• Per capita spending for physicians. Highest rates according to CIHI are in Alberta and Ontario ($986 and $942) and BC is in the lower half of the pack at $844. So this shows that what we have been spending on physicians this last decade is actually less than other provinces and not so out of line, despite the "$1-billion bust" headline. CHSPR's focus on $1 billion is taken of proportion to the overall costs. Health care is mind-blowingly expensive. Our provincial system is $17 billion a year, so $1 billion over 10 years actually works out (when you factor the various growth rates of expenditure) to about 2.6 % of the annual health budget. In BC the health system burns through $1.2 million ever hour, so in the time I wrote this blog close to $3million was spent in BC! Check out this CIHI report for national and provincial health expenditure data if you want more info:  https://secure.cihi.ca/free_products/NHEXTrendsReport_EN.pdf

7.) The authors suggest that Ontario's primary care reform has been more effective. Ontario underwent changes at the same time in BC, but that province now actually has three systems of primary care for doctors. In another blog post I am going to take a closer look at the pros and cons of Ontario, compared to what BC has done, because that is a huge and complex topic. I know that this blog post has been going on too long and, you dear reader, are getting tired.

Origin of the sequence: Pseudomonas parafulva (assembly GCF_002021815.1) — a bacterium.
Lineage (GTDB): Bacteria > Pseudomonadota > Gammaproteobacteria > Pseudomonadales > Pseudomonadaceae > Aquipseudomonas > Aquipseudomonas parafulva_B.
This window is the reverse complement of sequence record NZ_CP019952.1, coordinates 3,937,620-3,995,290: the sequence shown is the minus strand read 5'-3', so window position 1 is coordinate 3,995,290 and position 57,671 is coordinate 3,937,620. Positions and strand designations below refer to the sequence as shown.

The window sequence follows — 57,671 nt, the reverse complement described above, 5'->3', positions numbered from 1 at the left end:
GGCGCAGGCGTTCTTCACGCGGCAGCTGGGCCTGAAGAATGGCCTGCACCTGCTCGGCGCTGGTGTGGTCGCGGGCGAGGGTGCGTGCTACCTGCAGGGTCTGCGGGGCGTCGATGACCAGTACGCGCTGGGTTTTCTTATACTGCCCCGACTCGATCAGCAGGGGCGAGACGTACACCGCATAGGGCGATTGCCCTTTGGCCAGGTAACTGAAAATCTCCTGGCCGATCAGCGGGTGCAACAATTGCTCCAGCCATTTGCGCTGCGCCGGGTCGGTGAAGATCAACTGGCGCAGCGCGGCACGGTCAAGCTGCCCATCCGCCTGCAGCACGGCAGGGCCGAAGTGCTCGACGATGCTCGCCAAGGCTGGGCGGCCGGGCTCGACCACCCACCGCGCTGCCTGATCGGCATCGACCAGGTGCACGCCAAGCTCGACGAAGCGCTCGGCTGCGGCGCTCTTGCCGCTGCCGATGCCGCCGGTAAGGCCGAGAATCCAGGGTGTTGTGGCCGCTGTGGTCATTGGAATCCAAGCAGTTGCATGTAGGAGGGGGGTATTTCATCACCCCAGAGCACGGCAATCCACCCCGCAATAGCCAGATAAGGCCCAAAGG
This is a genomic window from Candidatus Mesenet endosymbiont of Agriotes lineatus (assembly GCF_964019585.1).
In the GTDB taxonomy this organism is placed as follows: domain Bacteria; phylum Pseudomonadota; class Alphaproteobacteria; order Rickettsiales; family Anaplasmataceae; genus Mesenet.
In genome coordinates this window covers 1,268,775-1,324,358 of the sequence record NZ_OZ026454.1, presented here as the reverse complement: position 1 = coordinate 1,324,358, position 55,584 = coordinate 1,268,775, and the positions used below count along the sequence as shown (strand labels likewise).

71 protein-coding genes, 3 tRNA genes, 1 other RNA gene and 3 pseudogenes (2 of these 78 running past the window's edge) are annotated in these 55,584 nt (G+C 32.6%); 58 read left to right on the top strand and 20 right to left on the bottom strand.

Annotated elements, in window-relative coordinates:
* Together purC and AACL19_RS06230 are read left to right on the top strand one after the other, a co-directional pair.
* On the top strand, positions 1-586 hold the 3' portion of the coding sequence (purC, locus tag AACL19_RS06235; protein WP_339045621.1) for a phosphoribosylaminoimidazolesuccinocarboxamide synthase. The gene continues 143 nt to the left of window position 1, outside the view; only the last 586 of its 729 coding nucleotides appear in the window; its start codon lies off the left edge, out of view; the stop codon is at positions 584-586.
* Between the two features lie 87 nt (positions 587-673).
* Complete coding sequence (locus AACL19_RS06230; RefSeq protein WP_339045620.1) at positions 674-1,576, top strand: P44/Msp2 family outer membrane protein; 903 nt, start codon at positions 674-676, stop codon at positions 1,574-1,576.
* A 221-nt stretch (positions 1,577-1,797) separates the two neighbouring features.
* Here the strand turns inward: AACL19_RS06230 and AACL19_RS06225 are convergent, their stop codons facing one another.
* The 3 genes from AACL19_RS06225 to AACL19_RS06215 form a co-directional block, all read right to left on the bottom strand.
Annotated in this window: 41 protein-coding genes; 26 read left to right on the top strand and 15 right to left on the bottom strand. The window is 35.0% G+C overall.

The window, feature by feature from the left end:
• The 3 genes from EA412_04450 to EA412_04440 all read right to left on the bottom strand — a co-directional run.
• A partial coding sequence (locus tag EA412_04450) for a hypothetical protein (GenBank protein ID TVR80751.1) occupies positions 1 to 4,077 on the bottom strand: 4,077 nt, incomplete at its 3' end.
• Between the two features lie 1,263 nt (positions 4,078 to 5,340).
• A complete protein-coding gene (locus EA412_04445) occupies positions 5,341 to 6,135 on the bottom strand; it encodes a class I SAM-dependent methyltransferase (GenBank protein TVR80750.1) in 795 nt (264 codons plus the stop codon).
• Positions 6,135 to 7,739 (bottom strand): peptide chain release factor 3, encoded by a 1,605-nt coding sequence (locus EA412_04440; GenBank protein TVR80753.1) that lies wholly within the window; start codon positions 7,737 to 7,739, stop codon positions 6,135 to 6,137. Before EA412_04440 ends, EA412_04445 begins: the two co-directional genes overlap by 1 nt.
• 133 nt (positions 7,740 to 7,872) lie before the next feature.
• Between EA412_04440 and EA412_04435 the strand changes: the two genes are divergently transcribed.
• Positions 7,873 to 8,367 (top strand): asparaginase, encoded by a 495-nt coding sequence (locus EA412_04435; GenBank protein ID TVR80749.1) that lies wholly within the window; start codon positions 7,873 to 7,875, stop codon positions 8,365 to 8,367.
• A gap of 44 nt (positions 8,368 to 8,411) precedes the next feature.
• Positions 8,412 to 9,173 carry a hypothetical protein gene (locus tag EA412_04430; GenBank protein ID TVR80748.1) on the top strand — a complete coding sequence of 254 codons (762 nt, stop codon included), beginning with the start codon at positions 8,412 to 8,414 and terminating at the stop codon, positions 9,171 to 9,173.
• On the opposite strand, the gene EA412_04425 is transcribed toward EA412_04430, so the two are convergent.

8.) Comprehensiveness.  I told you to remember the finding that mental health care, Pap screen, lipid testing and glucose testing had all improved over the time frame of their study. This is a point the study completely dismisses, yet this is precisely what the incentives were geared towards. These are the kinds of actions that appear to have an impact on patient health outcomes.